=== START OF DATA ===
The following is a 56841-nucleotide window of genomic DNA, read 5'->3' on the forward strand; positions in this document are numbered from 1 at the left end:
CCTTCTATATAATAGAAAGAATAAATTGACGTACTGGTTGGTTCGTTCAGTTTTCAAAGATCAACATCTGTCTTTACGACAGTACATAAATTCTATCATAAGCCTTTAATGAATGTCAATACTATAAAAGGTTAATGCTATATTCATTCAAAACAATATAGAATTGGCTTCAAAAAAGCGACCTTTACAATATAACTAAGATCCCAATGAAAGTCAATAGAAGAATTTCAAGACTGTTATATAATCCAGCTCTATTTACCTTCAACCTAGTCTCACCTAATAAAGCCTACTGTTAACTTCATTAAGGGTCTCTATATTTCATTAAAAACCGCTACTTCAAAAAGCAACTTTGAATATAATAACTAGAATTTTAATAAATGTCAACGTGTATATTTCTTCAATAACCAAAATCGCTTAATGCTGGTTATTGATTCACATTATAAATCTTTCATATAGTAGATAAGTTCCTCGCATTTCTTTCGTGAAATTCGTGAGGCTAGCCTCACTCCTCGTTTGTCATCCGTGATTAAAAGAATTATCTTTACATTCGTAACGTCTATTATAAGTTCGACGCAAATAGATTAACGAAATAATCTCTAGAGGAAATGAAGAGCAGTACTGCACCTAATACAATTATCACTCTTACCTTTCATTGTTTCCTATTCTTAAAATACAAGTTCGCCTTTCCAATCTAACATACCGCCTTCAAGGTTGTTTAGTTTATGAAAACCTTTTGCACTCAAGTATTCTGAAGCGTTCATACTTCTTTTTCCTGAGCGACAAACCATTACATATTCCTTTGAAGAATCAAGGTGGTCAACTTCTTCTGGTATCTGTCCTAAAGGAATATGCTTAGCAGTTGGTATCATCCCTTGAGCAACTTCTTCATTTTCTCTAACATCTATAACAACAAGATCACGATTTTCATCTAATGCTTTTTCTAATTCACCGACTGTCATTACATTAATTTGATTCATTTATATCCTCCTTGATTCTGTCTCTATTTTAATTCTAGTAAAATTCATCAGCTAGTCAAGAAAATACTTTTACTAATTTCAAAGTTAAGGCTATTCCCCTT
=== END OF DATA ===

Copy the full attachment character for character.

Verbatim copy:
The following is a 56841-nucleotide window of genomic DNA, read 5'->3' on the forward strand; positions in this document are numbered from 1 at the left end:
CCTTCTATATAATAGAAAGAATAAATTGACGTACTGGTTGGTTCGTTCAGTTTTCAAAGATCAACATCTGTCTTTACGACAGTACATAAATTCTATCATAAGCCTTTAATGAATGTCAATACTATAAAAGGTTAATGCTATATTCATTCAAAACAATATAGAATTGGCTTCAAAAAAGCGACCTTTACAATATAACTAAGATCCCAATGAAAGTCAATAGAAGAATTTCAAGACTGTTATATAATCCAGCTCTATTTACCTTCAACCTAGTCTCACCTAATAAAGCCTACTGTTAACTTCATTAAGGGTCTCTATATTTCATTAAAAACCGCTACTTCAAAAAGCAACTTTGAATATAATAACTAGAATTTTAATAAATGTCAACGTGTATATTTCTTCAATAACCAAAATCGCTTAATGCTGGTTATTGATTCACATTATAAATCTTTCATATAGTAGATAAGTTCCTCGCATTTCTTTCGTGAAATTCGTGAGGCTAGCCTCACTCCTCGTTTGTCATCCGTGATTAAAAGAATTATCTTTACATTCGTAACGTCTATTATAAGTTCGACGCAAATAGATTAACGAAATAATCTCTAGAGGAAATGAAGAGCAGTACTGCACCTAATACAATTATCACTCTTACCTTTCATTGTTTCCTATTCTTAAAATACAAGTTCGCCTTTCCAATCTAACATACCGCCTTCAAGGTTGTTTAGTTTATGAAAACCTTTTGCACTCAAGTATTCTGAAGCGTTCATACTTCTTTTTCCTGAGCGACAAACCATTACATATTCCTTTGAAGAATCAAGGTGGTCAACTTCTTCTGGTATCTGTCCTAAAGGAATATGCTTAGCAGTTGGTATCATCCCTTGAGCAACTTCTTCATTTTCTCTAACATCTATAACAACAAGATCACGATTTTCATCTAATGCTTTTTCTAATTCACCGACTGTCATTACATTAATTTGATTCATTTATATCCTCCTTGATTCTGTCTCTATTTTAATTCTAGTAAAATTCATCAGCTAGTCAAGAAAATACTTTTACTAATTTCAAAGTTAAGGCTATTCCCCTT